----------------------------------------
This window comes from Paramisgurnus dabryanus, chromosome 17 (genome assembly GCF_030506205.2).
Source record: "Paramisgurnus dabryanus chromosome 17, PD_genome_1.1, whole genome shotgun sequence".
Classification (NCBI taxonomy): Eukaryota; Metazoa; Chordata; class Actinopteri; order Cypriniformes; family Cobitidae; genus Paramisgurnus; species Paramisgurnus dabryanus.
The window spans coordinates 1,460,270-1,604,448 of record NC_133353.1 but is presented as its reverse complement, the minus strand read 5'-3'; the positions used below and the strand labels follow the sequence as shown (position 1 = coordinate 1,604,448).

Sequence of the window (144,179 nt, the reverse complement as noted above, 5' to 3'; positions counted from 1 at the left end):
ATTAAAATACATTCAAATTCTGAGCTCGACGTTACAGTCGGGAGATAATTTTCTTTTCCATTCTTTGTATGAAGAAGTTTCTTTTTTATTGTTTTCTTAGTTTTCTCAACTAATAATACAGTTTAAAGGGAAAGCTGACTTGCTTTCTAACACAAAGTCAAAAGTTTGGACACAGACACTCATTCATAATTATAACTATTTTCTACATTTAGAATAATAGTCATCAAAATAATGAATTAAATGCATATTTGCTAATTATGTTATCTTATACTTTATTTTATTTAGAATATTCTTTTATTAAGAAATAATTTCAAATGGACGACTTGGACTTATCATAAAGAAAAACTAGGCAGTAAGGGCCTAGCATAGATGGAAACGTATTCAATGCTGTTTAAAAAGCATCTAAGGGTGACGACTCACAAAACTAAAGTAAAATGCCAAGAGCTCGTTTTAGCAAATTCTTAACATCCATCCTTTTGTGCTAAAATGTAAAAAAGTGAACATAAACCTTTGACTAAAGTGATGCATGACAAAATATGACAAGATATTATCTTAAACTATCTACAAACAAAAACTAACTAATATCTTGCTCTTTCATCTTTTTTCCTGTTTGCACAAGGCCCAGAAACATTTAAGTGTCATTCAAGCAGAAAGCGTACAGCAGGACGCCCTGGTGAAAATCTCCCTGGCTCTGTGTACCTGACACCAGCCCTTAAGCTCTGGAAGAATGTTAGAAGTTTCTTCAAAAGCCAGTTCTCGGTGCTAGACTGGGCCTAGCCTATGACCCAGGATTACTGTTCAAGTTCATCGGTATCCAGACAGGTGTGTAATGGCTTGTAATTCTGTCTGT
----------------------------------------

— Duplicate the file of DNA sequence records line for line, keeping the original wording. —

This window comes from Paramisgurnus dabryanus, chromosome 17 (genome assembly GCF_030506205.2).
Source record: "Paramisgurnus dabryanus chromosome 17, PD_genome_1.1, whole genome shotgun sequence".
Classification (NCBI taxonomy): Eukaryota; Metazoa; Chordata; class Actinopteri; order Cypriniformes; family Cobitidae; genus Paramisgurnus; species Paramisgurnus dabryanus.
The window spans coordinates 1,460,270-1,604,448 of record NC_133353.1 but is presented as its reverse complement, the minus strand read 5'-3'; the positions used below and the strand labels follow the sequence as shown (position 1 = coordinate 1,604,448).

Sequence of the window (144,179 nt, the reverse complement as noted above, 5' to 3'; positions counted from 1 at the left end):
ATTAAAATACATTCAAATTCTGAGCTCGACGTTACAGTCGGGAGATAATTTTCTTTTCCATTCTTTGTATGAAGAAGTTTCTTTTTTATTGTTTTCTTAGTTTTCTCAACTAATAATACAGTTTAAAGGGAAAGCTGACTTGCTTTCTAACACAAAGTCAAAAGTTTGGACACAGACACTCATTCATAATTATAACTATTTTCTACATTTAGAATAATAGTCATCAAAATAATGAATTAAATGCATATTTGCTAATTATGTTATCTTATACTTTATTTTATTTAGAATATTCTTTTATTAAGAAATAATTTCAAATGGACGACTTGGACTTATCATAAAGAAAAACTAGGCAGTAAGGGCCTAGCATAGATGGAAACGTATTCAATGCTGTTTAAAAAGCATCTAAGGGTGACGACTCACAAAACTAAAGTAAAATGCCAAGAGCTCGTTTTAGCAAATTCTTAACATCCATCCTTTTGTGCTAAAATGTAAAAAAGTGAACATAAACCTTTGACTAAAGTGATGCATGACAAAATATGACAAGATATTATCTTAAACTATCTACAAACAAAAACTAACTAATATCTTGCTCTTTCATCTTTTTTCCTGTTTGCACAAGGCCCAGAAACATTTAAGTGTCATTCAAGCAGAAAGCGTACAGCAGGACGCCCTGGTGAAAATCTCCCTGGCTCTGTGTACCTGACACCAGCCCTTAAGCTCTGGAAGAATGTTAGAAGTTTCTTCAAAAGCCAGTTCTCGGTGCTAGACTGGGCCTAGCCTATGACCCAGGATTACTGTTCAAGTTCATCGGTATCCAGACAGGTGTGTAATGGCTTGTAATTCTGTCTGT